accurate rendering: 'What God was the Word was'."
Further in his book Dr. Barclay said on page 27, ". . . God
himself took this human flesh upon him."
Dr. Donald Shoemaker of Biola College showed the use of his
statements to Dr. Barclay and received this in reply. "The
Watchtower article has, by judicious cutting, made me say the
opposite of what I meant to say. What I was meaning to say, as
you well know, is that Jesus is . . . of the same stuff as God,
that is of the same being as God, but the way the Watchtower has
printed my stuff has simply left the conclusion that Jesus is not
God in a way that suits themselves." (Letter dated 26th August,
3) The Watchtower, January 15, 1975, page 63, quoting "The
Gospel According to St. John," page 3, by Dr. B. F. Westcott.
The Watchtower said:
"Then, too, in the phrase rendered 'the Word was a god,' the term
'god' is a predicate noun that describes 'the Word.' Says the
noted scholar Westcott, coproducer of the famous Westcott and
Hort Greek text of the Christian Scriptures: 'It describes the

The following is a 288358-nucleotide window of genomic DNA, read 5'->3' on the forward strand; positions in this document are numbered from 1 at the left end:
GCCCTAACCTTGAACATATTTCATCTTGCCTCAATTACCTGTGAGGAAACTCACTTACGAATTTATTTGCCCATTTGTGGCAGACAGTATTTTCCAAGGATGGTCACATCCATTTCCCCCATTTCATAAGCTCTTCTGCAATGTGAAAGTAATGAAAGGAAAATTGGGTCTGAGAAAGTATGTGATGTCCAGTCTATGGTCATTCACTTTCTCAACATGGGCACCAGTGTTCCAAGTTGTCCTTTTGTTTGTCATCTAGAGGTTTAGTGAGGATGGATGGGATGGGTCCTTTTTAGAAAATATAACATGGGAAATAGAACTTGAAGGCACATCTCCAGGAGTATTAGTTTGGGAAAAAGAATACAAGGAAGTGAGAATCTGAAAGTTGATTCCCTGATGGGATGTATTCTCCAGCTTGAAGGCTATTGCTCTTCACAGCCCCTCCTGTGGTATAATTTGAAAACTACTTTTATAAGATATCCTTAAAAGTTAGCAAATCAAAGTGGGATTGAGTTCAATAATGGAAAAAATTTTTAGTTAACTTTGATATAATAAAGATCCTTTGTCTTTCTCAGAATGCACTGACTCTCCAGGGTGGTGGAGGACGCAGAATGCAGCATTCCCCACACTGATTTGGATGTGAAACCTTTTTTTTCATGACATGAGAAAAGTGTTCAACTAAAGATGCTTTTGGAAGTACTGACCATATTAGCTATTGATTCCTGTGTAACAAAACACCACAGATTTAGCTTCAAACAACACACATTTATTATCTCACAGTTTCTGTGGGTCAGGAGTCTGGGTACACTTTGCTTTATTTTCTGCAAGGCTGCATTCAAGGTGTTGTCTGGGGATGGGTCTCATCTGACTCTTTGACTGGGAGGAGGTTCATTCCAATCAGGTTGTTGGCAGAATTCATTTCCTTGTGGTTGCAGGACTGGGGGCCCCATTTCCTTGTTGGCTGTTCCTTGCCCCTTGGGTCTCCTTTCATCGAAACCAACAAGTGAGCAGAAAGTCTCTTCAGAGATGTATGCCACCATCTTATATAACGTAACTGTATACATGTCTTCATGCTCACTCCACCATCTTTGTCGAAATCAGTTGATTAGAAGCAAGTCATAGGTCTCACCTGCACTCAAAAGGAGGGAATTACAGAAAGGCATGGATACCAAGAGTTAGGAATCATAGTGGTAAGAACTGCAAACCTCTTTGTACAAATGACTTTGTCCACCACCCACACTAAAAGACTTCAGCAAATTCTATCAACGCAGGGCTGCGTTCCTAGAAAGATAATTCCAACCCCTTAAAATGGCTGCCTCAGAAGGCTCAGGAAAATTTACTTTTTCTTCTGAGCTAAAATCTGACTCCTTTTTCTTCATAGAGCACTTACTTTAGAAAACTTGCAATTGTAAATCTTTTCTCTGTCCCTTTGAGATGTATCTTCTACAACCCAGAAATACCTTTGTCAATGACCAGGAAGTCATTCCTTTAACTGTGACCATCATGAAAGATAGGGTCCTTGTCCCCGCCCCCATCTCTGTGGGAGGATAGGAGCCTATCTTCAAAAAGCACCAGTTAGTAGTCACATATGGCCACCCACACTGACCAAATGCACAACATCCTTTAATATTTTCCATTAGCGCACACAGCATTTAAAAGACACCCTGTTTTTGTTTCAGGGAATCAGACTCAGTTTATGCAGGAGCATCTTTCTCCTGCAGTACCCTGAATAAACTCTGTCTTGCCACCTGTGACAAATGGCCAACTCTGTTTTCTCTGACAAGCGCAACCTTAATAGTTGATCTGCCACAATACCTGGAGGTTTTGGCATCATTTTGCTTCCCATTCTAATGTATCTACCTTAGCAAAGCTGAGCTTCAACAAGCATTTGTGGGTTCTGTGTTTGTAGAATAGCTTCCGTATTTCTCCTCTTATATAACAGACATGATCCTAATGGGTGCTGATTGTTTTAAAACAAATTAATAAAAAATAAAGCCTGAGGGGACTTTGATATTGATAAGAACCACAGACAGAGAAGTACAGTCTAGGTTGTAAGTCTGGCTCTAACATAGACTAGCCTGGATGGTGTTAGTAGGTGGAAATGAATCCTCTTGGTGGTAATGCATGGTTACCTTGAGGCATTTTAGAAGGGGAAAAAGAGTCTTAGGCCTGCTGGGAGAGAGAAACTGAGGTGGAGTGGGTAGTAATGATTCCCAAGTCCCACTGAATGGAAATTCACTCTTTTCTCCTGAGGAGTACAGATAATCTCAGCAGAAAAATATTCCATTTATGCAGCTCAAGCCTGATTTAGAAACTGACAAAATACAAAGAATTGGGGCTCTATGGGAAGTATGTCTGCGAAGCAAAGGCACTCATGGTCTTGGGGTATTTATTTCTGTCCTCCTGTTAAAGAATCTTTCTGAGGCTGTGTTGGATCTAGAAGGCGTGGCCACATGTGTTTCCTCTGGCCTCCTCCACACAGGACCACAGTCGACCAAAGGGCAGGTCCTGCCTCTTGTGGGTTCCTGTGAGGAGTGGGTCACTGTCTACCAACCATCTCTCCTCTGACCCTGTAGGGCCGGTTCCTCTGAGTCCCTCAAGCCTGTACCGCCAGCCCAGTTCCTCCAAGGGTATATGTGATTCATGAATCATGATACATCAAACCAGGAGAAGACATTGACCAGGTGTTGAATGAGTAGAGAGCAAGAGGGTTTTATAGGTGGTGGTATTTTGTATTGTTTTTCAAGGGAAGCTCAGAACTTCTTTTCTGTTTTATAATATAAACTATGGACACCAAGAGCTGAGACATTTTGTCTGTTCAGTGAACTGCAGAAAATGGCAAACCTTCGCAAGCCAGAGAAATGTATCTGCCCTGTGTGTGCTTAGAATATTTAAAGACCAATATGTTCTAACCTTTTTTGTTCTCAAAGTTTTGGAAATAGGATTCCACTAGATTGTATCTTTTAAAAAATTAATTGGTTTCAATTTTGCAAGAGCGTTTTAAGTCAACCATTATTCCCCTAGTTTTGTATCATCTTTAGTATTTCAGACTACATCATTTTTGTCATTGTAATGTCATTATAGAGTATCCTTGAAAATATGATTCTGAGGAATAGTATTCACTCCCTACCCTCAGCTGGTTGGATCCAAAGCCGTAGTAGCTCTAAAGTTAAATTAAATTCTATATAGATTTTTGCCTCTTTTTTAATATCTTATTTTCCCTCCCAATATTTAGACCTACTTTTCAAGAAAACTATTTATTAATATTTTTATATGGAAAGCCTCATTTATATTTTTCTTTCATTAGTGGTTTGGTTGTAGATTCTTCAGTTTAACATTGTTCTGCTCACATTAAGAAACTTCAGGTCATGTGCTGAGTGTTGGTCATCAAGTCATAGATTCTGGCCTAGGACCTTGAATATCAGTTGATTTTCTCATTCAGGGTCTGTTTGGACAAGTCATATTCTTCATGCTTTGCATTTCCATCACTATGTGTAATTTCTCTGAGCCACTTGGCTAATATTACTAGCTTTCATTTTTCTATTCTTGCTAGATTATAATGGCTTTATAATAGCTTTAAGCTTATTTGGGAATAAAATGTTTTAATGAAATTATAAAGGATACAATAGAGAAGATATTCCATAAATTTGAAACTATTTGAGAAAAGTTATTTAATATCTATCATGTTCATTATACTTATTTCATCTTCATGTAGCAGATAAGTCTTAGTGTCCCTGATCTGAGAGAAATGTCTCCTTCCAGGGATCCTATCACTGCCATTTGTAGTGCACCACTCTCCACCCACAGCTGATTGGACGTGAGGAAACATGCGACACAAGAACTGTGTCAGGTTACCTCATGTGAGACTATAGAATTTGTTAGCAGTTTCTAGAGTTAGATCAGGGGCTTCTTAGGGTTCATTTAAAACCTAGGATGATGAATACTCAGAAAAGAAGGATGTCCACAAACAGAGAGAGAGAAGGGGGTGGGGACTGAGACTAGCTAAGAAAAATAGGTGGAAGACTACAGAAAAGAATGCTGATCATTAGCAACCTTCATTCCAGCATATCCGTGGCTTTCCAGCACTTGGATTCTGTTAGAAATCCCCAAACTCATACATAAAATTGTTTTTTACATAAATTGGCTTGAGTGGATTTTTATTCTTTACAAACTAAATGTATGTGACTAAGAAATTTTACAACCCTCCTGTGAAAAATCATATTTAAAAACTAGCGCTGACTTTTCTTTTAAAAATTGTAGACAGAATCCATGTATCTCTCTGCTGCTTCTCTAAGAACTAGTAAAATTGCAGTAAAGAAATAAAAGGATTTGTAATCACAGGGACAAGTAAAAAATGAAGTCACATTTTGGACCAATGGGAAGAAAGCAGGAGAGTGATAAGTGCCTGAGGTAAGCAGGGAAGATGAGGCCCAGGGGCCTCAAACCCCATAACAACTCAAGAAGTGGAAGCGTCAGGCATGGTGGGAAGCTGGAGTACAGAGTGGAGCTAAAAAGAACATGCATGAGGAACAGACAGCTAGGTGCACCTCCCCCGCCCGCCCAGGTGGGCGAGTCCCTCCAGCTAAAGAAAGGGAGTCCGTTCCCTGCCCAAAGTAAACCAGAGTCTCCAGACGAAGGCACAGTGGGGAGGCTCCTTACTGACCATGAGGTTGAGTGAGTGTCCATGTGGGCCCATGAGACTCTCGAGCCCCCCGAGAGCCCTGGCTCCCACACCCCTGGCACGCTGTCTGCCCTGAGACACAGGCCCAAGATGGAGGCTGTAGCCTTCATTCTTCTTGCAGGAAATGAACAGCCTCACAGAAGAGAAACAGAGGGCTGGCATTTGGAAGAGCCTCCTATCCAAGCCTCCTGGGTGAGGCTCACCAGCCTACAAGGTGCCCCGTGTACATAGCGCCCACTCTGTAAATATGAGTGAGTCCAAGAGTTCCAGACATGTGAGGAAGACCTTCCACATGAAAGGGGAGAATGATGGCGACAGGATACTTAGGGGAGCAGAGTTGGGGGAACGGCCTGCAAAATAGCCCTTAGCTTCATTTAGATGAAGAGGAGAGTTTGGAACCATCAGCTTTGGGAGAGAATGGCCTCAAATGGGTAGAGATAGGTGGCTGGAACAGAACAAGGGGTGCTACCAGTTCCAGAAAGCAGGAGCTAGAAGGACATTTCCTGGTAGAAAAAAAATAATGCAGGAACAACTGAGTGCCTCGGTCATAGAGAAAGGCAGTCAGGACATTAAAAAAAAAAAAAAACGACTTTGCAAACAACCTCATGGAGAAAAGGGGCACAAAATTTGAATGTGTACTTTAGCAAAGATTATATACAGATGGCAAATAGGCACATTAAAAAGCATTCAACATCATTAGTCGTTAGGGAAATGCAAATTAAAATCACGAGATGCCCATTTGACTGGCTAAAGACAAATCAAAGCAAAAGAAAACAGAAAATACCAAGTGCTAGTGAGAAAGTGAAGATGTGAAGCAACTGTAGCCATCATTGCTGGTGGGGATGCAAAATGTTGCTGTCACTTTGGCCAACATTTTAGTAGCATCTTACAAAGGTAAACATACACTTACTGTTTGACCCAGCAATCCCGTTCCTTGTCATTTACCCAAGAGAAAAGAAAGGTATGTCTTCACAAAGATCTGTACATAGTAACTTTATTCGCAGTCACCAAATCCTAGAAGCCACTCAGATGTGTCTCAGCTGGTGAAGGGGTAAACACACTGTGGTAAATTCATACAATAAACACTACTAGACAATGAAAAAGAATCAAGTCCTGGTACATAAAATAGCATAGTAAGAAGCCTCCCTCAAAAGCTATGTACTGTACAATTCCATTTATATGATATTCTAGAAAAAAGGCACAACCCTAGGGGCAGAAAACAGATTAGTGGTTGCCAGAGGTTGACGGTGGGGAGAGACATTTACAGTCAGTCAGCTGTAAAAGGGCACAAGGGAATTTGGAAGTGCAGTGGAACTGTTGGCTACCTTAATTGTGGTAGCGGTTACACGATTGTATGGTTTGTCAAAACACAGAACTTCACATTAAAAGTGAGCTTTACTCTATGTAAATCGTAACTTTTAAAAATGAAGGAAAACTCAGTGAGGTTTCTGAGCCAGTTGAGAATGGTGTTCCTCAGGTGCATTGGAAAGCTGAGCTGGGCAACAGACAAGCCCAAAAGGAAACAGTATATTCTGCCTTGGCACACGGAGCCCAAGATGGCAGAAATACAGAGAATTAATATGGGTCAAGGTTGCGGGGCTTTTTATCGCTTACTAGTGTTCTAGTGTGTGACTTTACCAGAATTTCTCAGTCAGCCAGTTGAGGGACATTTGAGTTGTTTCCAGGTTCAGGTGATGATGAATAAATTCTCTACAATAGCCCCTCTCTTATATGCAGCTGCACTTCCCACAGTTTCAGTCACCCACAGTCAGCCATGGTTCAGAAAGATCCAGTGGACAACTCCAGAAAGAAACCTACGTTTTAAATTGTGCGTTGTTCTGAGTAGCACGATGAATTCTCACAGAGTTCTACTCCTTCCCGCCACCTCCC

nature of the Word and does not identify His Person'."
The Watchtower has started their quote in the middle of Dr.
Westcott's statement. The full statement, before and after the
quoted text says: "the Word was God. The predicate (God) stands
emphatically first, as in iv. 24. It is necessarily without the
article (Theos not ho Theos) inasmuch as it describes the nature
of the Word and does not identify His Person. It would be pure
Sabellianism to say 'the Word was ho theos.' No idea of
inferiority of nature is suggested by the form of expression,
which simply affirms the true deity of the Word."
Again, the watchtower has quoted a scholar as saying the opposite
of what he believes and has actually said.
4) The Appendix, page 1159, of the KINGDOM INTERLINEAR